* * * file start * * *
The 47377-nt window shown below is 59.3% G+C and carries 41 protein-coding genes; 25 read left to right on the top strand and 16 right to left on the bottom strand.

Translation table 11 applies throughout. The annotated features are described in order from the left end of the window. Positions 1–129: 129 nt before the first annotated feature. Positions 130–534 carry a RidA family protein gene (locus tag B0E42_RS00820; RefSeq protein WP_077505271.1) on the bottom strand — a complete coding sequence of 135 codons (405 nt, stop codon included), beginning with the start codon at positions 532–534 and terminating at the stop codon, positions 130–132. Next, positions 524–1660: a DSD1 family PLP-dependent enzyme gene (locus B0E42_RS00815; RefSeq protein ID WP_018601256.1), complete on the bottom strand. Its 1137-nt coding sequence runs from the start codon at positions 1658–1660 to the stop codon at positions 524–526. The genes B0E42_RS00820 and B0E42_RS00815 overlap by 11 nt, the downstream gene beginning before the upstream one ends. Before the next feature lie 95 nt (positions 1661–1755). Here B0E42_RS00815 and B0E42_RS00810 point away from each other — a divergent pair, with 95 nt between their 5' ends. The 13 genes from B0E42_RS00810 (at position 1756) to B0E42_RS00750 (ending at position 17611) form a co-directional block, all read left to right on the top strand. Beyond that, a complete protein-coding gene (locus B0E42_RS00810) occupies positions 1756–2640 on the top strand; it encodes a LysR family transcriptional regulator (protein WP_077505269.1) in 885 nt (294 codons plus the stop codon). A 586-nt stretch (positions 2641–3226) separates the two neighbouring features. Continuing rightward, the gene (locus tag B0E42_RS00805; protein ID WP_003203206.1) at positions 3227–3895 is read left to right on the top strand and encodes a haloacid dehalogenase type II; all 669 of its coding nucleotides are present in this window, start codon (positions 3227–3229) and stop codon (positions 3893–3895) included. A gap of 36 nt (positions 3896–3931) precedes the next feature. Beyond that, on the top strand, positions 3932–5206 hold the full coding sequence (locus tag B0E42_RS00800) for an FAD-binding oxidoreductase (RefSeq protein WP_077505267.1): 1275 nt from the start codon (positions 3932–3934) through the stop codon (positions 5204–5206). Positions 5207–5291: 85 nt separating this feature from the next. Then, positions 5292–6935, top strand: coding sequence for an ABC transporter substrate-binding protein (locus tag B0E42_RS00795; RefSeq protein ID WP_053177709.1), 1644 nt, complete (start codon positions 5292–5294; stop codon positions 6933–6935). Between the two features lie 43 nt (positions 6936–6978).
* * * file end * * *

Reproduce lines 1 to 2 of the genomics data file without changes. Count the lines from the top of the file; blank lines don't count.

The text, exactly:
The 47377-nt window shown below is 59.3% G+C and carries 41 protein-coding genes; 25 read left to right on the top strand and 16 right to left on the bottom strand.

Translation table 11 applies throughout. The annotated features are described in order from the left end of the window. Positions 1–129: 129 nt before the first annotated feature. Positions 130–534 carry a RidA family protein gene (locus tag B0E42_RS00820; RefSeq protein WP_077505271.1) on the bottom strand — a complete coding sequence of 135 codons (405 nt, stop codon included), beginning with the start codon at positions 532–534 and terminating at the stop codon, positions 130–132. Next, positions 524–1660: a DSD1 family PLP-dependent enzyme gene (locus B0E42_RS00815; RefSeq protein ID WP_018601256.1), complete on the bottom strand. Its 1137-nt coding sequence runs from the start codon at positions 1658–1660 to the stop codon at positions 524–526. The genes B0E42_RS00820 and B0E42_RS00815 overlap by 11 nt, the downstream gene beginning before the upstream one ends. Before the next feature lie 95 nt (positions 1661–1755). Here B0E42_RS00815 and B0E42_RS00810 point away from each other — a divergent pair, with 95 nt between their 5' ends. The 13 genes from B0E42_RS00810 (at position 1756) to B0E42_RS00750 (ending at position 17611) form a co-directional block, all read left to right on the top strand. Beyond that, a complete protein-coding gene (locus B0E42_RS00810) occupies positions 1756–2640 on the top strand; it encodes a LysR family transcriptional regulator (protein WP_077505269.1) in 885 nt (294 codons plus the stop codon). A 586-nt stretch (positions 2641–3226) separates the two neighbouring features. Continuing rightward, the gene (locus tag B0E42_RS00805; protein ID WP_003203206.1) at positions 3227–3895 is read left to right on the top strand and encodes a haloacid dehalogenase type II; all 669 of its coding nucleotides are present in this window, start codon (positions 3227–3229) and stop codon (positions 3893–3895) included. A gap of 36 nt (positions 3896–3931) precedes the next feature. Beyond that, on the top strand, positions 3932–5206 hold the full coding sequence (locus tag B0E42_RS00800) for an FAD-binding oxidoreductase (RefSeq protein WP_077505267.1): 1275 nt from the start codon (positions 3932–3934) through the stop codon (positions 5204–5206). Positions 5207–5291: 85 nt separating this feature from the next. Then, positions 5292–6935, top strand: coding sequence for an ABC transporter substrate-binding protein (locus tag B0E42_RS00795; RefSeq protein ID WP_053177709.1), 1644 nt, complete (start codon positions 5292–5294; stop codon positions 6933–6935). Between the two features lie 43 nt (positions 6936–6978).